In detail

Independence rule (3rd Mendelian rule)


Definition and example - easily explained

According to the rule of independence, two (dihybrid inheritance!) Different traits (tail length and coat color) are independently inherited when crossing a pure-hearted parental generation. The features are freely combinable. In addition, from the F2 generation new feature combinations occur.
In the following example, the two individuals of the parental generation differ both in terms of tail length and hair color. Overview of features:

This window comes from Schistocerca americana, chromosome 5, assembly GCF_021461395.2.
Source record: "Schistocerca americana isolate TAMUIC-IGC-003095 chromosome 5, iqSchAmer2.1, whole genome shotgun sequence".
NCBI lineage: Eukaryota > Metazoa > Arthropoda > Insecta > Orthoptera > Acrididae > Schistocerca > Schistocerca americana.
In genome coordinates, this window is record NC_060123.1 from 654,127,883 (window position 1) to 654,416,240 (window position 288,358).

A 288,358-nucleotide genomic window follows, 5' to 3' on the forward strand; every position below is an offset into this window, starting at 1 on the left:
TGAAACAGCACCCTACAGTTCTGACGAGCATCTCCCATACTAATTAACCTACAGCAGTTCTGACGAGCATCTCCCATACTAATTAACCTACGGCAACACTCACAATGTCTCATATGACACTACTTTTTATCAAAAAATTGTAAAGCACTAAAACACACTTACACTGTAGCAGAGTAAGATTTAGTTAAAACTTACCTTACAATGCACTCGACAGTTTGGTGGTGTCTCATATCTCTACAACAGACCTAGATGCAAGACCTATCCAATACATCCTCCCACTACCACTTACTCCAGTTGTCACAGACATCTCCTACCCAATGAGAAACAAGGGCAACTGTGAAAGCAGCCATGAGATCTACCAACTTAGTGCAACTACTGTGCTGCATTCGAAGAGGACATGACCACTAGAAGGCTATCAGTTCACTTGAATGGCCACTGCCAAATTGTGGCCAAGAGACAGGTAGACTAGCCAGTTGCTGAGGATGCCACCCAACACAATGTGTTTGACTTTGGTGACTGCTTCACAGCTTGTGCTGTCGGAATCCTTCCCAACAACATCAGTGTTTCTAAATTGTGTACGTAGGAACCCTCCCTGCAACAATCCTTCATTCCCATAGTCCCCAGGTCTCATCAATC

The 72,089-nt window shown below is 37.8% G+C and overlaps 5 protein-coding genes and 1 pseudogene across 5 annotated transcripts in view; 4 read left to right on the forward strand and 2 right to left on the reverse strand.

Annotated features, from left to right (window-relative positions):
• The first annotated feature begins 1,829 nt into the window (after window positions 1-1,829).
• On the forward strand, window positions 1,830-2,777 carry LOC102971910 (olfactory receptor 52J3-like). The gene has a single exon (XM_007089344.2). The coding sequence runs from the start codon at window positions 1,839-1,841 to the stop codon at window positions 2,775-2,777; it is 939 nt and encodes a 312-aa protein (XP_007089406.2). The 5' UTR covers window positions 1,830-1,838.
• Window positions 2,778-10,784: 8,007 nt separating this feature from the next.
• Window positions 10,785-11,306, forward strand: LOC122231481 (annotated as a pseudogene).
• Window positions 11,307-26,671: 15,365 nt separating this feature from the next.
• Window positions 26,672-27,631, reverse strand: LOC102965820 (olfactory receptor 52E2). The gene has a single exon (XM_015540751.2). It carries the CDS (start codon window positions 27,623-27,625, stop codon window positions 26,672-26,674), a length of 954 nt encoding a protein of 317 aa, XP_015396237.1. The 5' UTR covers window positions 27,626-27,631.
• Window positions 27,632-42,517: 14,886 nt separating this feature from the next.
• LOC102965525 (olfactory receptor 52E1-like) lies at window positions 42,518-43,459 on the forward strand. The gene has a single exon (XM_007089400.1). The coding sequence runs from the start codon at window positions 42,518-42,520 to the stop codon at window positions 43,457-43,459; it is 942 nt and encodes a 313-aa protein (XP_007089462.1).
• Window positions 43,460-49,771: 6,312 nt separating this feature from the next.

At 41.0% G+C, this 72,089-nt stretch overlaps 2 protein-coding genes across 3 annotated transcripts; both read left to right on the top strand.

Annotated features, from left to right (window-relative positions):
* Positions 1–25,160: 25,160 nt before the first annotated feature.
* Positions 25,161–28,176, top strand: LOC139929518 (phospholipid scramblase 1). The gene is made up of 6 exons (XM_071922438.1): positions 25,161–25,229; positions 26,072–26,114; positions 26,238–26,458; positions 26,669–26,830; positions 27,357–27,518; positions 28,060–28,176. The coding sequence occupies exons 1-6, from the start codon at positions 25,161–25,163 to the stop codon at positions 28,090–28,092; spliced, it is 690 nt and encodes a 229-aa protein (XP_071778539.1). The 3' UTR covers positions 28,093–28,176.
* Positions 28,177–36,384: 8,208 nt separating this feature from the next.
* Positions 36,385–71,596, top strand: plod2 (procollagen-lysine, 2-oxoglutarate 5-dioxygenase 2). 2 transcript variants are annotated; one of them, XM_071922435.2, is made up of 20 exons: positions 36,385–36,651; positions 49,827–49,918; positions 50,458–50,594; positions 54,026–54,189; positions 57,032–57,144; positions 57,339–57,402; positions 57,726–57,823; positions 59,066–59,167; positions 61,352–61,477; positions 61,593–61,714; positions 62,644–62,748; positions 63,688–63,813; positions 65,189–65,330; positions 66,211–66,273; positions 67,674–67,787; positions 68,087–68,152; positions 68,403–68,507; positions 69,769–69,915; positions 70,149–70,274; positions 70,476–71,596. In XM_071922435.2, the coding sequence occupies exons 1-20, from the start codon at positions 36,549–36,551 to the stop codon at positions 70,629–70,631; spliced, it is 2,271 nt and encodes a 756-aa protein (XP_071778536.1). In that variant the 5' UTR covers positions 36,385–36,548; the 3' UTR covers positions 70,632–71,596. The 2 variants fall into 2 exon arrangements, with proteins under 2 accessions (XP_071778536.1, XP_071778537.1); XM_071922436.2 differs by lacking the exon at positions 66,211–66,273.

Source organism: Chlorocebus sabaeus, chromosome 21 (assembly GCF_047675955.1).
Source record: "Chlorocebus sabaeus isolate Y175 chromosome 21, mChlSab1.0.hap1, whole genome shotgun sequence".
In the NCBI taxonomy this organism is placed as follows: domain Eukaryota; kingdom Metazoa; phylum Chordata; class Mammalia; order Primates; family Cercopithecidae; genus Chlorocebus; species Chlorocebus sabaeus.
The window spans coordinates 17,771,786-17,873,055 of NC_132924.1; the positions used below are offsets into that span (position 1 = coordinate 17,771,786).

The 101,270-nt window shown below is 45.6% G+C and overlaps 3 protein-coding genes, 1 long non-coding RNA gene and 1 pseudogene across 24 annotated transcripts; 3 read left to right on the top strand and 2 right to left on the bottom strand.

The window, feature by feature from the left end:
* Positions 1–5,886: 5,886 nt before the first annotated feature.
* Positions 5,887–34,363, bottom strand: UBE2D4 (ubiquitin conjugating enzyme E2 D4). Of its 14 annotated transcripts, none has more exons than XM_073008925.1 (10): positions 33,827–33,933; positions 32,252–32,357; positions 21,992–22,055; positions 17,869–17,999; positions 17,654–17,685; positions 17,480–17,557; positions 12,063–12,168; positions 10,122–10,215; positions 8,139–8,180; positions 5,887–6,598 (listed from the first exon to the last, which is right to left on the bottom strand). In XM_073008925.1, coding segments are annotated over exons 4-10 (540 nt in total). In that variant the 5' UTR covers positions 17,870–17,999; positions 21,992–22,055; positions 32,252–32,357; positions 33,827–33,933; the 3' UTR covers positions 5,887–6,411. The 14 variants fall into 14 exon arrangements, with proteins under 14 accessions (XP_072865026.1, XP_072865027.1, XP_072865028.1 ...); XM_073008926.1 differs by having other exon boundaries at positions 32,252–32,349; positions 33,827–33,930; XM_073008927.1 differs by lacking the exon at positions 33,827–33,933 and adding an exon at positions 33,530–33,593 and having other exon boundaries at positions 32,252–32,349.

S = short tail
s = long tail
B = brown coat
b = white coat
In the F1 generation, the dominant alleles prevail in each case, so that four brown cats with short tail occur. Already in the F2 generation, all features were combined and even completely new types of physics appear.

Example of the independence rule